The plaintiffs are arguing that the government’s actions have caused climate change which violates their constitutional rights.
By Amy Thomson, Apr. 13, 2018 3:44 PM
“We the people are ready to leave,” sang a small choir of climate activists in downtown San Francisco, “’cause the White House makin’ it hard to breathe.”
That was the rallying cryin support of the 21 plaintiffs, ages 22 andyounger, who are suing the federal government for causing climate change damages and thereby violating their constitutional rights. Last year, on December 11, a crowd of around 100 people gathered across the street from the 9th Circuit Court of Appeals in San Francisco where oral arguments were being heard asthe government defendants tried to argue the case should not go to trial.
Voices: Benicia man explores greener world in book
By Irma Widjojo, 05/16/16, 7:18 PM PDT
Benicia >> Grant Cooke said he’s always been a writer, even after not being able to find a job as a reporter as a fresh college graduate in the 1960s.
Undaunted, the Benicia resident of 30 years went on to write four books with his writing partner, Woodrow Clark II.
Clark was one of the contributing scientists to the work of the United Nations Intergovernmental Panel on Climate Change, which was awarded the Nobel Peace Prize in 2007.
Most recently, the duo published “Smart Green Cities,” which provides a guideline for modern cities to move away from a carbon-intensive energy culture, Cooke, 69, said.
“The only way we can mitigate climate change and global warming is by addressing the issues going on in cities and mega cities,” he said.
The writers took about a year to write the book, visiting more than two dozen of the cities in the book, including Beijing, London, Paris, Copenhagen and Berlin for research.
Cooke did not always live in the center of technology.
Born in a “small farm town” in California’s Central Valley, Cooke eventually left the area for a college education in Berkeley.
After working as a college administrator for almost three decades, he helped a small engineering company to write and design projects for the California energy efficiency program in 2006.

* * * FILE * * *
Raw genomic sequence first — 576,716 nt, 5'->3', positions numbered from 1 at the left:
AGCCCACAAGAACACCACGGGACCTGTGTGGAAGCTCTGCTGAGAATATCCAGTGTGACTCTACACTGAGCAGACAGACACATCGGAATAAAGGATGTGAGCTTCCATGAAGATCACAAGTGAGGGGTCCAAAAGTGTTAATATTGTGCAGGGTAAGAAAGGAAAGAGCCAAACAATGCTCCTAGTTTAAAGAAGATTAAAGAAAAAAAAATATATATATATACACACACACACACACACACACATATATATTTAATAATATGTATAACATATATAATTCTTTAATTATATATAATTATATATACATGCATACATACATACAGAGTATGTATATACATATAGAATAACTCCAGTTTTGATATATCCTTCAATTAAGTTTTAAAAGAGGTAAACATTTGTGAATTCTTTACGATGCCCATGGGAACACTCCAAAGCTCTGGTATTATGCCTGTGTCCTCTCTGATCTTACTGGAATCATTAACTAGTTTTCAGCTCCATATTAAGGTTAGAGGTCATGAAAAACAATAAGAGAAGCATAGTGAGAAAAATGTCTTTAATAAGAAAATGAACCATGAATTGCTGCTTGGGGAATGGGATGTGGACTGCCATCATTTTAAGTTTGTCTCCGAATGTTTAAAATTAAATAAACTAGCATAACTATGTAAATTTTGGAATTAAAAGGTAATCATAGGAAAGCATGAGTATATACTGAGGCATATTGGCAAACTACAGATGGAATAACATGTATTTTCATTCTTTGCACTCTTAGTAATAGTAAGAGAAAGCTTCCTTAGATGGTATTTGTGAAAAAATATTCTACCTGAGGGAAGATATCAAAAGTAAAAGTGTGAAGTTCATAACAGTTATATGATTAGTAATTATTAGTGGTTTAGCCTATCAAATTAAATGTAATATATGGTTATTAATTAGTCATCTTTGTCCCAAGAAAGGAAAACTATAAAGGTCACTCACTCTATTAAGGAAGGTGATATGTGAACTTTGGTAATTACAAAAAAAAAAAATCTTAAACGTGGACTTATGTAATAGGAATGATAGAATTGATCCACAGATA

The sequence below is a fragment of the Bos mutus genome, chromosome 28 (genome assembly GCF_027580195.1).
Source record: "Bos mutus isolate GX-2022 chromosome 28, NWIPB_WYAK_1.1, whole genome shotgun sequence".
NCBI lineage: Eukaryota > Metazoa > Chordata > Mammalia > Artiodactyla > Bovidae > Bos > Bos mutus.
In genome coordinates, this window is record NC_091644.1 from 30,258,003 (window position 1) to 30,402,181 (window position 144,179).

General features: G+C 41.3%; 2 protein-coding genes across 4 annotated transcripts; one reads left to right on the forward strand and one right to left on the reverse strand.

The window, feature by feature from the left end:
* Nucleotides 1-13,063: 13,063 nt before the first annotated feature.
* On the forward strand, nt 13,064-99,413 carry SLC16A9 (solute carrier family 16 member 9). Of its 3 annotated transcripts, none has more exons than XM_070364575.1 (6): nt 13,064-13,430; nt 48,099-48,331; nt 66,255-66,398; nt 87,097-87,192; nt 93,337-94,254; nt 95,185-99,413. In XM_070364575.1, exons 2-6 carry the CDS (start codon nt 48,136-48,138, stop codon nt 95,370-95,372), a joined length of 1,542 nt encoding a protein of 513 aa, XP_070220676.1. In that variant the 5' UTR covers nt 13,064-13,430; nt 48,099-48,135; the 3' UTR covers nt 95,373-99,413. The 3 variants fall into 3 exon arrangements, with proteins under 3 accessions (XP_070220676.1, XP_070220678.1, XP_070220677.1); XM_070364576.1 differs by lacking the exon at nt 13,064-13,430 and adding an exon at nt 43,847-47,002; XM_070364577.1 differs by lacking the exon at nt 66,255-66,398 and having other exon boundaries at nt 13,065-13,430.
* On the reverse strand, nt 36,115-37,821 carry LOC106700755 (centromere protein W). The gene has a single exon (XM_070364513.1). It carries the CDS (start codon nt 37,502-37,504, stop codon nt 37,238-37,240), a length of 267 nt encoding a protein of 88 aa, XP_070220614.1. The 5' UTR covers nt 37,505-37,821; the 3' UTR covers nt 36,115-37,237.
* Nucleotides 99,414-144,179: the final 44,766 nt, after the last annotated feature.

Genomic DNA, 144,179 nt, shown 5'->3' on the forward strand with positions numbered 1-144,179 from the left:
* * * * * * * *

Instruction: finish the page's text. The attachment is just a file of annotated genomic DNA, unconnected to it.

He then started a mechanical engineering company in 2010, the Benicia-based Sustainable Energy Associates, but decided to scale down to focus on writing more books — combining his passion of sustainable energy, technology and writing.
“My field is emerging technologies,” Cooke said. “We are on the cusp of the beginnings of what I consider to be a technological and scientific renaissance. I think from what I understand and where I stand now the future is more interesting and full of technological breakthrough.”
Through his work, Cooke was also able to “witness a little bit of history.”
In December, Cooke was part of the United Nations conference in Paris on climate change.
“It was really fascinating,” he said. “I got to see U.S. and China, the two world’s biggest polluters, sit down and discuss ways to address this issue.”
He said the United States is slower than the European countries to adopt greener technologies and habits.
“America tends to be lazy and tends to be dominated by carbon-related wealth,” Cooke said, pointing to his own hometown. “In particular towns like Benicia and Richmond that are so dominated by their heavy fossil fuel industries.”
However, Cooke agrees that California leads the nation in addressing climate change and related issues, but he said more money needs to be injected into the industry.
“No major change of this magnitude is going to come about without money,” he said. “Global investors, of large quantity, have suddenly realized that we are on this cusp of green industrial revolution — that money could be made in green technology.”
Cooke’s latest, and other books, can be found on Amazon.com.